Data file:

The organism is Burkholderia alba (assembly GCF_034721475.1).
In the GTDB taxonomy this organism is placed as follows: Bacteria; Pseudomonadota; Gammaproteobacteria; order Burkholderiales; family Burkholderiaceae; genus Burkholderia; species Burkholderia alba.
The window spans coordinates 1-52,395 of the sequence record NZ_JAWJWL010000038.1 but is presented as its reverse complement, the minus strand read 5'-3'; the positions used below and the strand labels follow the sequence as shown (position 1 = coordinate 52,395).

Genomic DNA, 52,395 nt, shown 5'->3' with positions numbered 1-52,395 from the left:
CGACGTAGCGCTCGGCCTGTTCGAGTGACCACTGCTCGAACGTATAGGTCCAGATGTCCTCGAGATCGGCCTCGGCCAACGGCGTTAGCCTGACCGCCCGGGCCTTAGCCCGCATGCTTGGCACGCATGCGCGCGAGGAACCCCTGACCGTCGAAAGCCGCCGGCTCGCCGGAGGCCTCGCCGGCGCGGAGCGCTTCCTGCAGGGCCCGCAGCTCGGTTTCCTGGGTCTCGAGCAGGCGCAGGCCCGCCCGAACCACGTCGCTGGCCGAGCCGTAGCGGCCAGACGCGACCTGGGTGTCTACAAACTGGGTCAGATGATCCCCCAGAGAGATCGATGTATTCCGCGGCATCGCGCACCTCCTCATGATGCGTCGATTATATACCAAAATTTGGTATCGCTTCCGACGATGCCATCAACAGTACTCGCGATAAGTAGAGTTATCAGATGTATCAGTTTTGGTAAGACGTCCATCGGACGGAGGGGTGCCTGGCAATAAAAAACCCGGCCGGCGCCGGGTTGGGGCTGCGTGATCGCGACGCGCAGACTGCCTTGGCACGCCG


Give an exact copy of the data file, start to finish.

The organism is Burkholderia alba (assembly GCF_034721475.1).
In the GTDB taxonomy this organism is placed as follows: Bacteria; Pseudomonadota; Gammaproteobacteria; order Burkholderiales; family Burkholderiaceae; genus Burkholderia; species Burkholderia alba.
The window spans coordinates 1-52,395 of the sequence record NZ_JAWJWL010000038.1 but is presented as its reverse complement, the minus strand read 5'-3'; the positions used below and the strand labels follow the sequence as shown (position 1 = coordinate 52,395).

Genomic DNA, 52,395 nt, shown 5'->3' with positions numbered 1-52,395 from the left:
CGACGTAGCGCTCGGCCTGTTCGAGTGACCACTGCTCGAACGTATAGGTCCAGATGTCCTCGAGATCGGCCTCGGCCAACGGCGTTAGCCTGACCGCCCGGGCCTTAGCCCGCATGCTTGGCACGCATGCGCGCGAGGAACCCCTGACCGTCGAAAGCCGCCGGCTCGCCGGAGGCCTCGCCGGCGCGGAGCGCTTCCTGCAGGGCCCGCAGCTCGGTTTCCTGGGTCTCGAGCAGGCGCAGGCCCGCCCGAACCACGTCGCTGGCCGAGCCGTAGCGGCCAGACGCGACCTGGGTGTCTACAAACTGGGTCAGATGATCCCCCAGAGAGATCGATGTATTCCGCGGCATCGCGCACCTCCTCATGATGCGTCGATTATATACCAAAATTTGGTATCGCTTCCGACGATGCCATCAACAGTACTCGCGATAAGTAGAGTTATCAGATGTATCAGTTTTGGTAAGACGTCCATCGGACGGAGGGGTGCCTGGCAATAAAAAACCCGGCCGGCGCCGGGTTGGGGCTGCGTGATCGCGACGCGCAGACTGCCTTGGCACGCCG